3. synthesize and rank the risks. The ranking of the risks should take in account which business goals are the most important, which business goals are immediately threatened and how the technical risks will impact the business.
  4. define a risk mitigation strategy. Once the risks have been identified, the mitigation strategy should take into account cost, implementation time, likelihood of success and the impact
  5. carry out required fixes and validate that they are correct. This step represents the execution of the risk mitigation strategy; some metrics should be defined to measure the progress against risks, open risks remaining.

Even if the framework steps are presented sequentially, in practice the steps can overlap and can occur in parallel with standards software development activities. Actually the RMF can be applied at several different level; project level, software lifecycle phase level, requirement analysis, use case analysis level.

(My) CISSP Notes – Information Security Governance and Risk Management

Note: This notes were made using the following books: “CISPP Study Guide” and “CISSP for dummies”.
The Information Security Governance and Risk Management domain focuses on risk analysis and mitigation. This domain also details security governance, or the organizational structure required for a successful information security program.

CIA triad

  •  Confidentiality seeks to prevent the unauthorized disclosure of information. In other words, confidentiality seeks to prevent unauthorized read access to data.
  • Integrity seeks to prevent unauthorized modification of information. In other words, integrity seeks to prevent unauthorized write.
  • Availability ensures that information is available when needed.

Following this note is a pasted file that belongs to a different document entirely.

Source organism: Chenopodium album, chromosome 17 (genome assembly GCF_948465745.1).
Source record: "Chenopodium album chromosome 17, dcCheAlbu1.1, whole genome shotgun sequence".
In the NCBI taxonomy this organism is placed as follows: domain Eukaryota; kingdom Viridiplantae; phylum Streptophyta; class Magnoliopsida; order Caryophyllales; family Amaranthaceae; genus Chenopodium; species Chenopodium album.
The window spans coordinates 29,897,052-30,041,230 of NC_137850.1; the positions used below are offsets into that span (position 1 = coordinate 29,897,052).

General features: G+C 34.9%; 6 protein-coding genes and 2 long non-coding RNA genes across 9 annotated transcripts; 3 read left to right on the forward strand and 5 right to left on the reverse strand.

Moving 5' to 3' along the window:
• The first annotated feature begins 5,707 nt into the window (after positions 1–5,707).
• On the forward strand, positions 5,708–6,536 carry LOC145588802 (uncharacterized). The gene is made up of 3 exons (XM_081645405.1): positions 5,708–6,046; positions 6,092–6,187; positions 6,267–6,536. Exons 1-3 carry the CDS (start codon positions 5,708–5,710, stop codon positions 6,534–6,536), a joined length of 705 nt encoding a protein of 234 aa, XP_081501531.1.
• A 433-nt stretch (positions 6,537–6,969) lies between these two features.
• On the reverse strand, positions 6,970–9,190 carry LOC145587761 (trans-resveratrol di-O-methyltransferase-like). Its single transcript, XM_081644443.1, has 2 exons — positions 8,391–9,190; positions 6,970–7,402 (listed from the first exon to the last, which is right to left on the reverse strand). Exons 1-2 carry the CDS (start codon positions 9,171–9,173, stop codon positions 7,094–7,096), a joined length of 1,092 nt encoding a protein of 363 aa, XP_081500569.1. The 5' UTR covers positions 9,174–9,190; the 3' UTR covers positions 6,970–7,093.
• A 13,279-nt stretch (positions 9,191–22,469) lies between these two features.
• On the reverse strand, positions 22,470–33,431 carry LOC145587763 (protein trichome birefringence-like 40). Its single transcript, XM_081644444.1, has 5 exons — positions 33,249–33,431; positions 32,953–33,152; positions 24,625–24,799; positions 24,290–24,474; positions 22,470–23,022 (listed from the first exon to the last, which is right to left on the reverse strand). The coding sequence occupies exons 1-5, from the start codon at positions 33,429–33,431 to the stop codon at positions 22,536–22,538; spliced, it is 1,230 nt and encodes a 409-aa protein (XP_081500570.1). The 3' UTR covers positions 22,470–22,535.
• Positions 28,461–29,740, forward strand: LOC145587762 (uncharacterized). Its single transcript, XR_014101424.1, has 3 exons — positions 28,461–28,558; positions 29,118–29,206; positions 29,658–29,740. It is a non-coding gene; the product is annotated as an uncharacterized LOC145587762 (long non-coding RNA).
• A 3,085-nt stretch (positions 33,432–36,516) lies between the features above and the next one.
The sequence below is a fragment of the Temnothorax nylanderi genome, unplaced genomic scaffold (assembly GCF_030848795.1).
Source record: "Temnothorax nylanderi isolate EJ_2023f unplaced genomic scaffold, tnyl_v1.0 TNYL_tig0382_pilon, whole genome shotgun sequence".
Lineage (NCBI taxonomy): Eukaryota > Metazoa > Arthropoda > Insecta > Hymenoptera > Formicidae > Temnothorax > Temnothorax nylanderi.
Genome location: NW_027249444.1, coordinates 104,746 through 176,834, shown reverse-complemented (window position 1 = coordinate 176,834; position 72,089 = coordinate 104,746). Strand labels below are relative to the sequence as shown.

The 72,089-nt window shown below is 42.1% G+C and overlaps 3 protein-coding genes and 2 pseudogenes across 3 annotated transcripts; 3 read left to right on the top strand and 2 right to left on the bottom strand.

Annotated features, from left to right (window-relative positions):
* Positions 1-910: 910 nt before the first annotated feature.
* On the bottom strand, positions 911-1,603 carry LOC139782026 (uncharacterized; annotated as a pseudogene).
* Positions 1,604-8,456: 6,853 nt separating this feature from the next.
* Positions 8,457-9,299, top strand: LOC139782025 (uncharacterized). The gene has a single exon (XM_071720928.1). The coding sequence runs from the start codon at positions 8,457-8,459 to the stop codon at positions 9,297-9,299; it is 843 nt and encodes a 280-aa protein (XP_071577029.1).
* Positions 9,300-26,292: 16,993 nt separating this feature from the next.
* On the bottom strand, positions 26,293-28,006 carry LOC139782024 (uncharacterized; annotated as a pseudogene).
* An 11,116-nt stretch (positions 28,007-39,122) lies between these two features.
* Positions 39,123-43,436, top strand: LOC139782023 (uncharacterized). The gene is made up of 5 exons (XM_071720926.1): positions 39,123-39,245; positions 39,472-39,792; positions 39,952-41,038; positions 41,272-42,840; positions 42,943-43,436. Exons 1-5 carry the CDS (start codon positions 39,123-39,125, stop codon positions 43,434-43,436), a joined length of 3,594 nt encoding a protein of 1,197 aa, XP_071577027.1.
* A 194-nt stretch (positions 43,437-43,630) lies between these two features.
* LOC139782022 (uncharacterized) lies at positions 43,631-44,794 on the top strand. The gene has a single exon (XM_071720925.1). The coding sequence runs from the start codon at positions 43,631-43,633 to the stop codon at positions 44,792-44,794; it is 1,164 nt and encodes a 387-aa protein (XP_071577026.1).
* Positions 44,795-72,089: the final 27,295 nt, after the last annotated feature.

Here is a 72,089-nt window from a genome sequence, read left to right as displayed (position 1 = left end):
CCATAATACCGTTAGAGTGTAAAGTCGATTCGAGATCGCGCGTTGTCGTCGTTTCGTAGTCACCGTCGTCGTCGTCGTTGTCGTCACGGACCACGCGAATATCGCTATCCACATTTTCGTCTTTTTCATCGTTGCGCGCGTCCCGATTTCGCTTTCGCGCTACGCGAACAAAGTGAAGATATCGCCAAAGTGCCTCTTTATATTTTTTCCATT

The CIA triad may also be described by its opposite: Disclosure, Alteration, and Destruction (DAD).

The term “AAA” is often used, describing cornerstone concepts Authentication, Authorization, and Accountability.

  • Authorization describes the actions you can perform on a system once you have identified and authenticated.
  • Accountability holds users accountable for their actions. This is typically done by logging and analyzing audit data
  • Nonrepudiation means a user cannot deny (repudiate) having performed a transaction. It combines authentication and integrity: nonrepudiation authenticates the identity of a user who performs a transaction, and ensures the integrity of that transaction. You must have both authentication and integrity to have nonrepudiation.

Least privilege means users should be granted the minimum amount of access (authorization) required to do their jobs, but no more.

Need to know is more granular than least privilege: the user must need to know that specific piece of information before accessing it.

Defense-in-Depth (also called layered defenses) applies multiple safeguards (also called controls: measures taken to reduce risk) to protect an asset.

Risk analysis

  • Assets are valuable resources you are trying to protect.
  • A threat is a potentially harmful occurrence, like an earthquake, a power outage, or a network-based worm. A threat is a negative action that may harm a system.
  • A vulnerability is a weakness that allows a threat to cause harm.

Risk = Threat × Vulnerability

To have risk, a threat must connect to a vulnerability.

The “Risk = Threat × Vulnerability” equation sometimes uses an added variable called impact: “Risk = Threat × Vulnerability × Impact.

Impact is the severity of the damage, sometimes expressed in dollars.

Loss of human life has near-infinite impact on the exam. When calculating risk using the “Risk = Threat × Vulnerability × Impact” formula, any risk involving loss of human life is extremely high, and must be mitigated.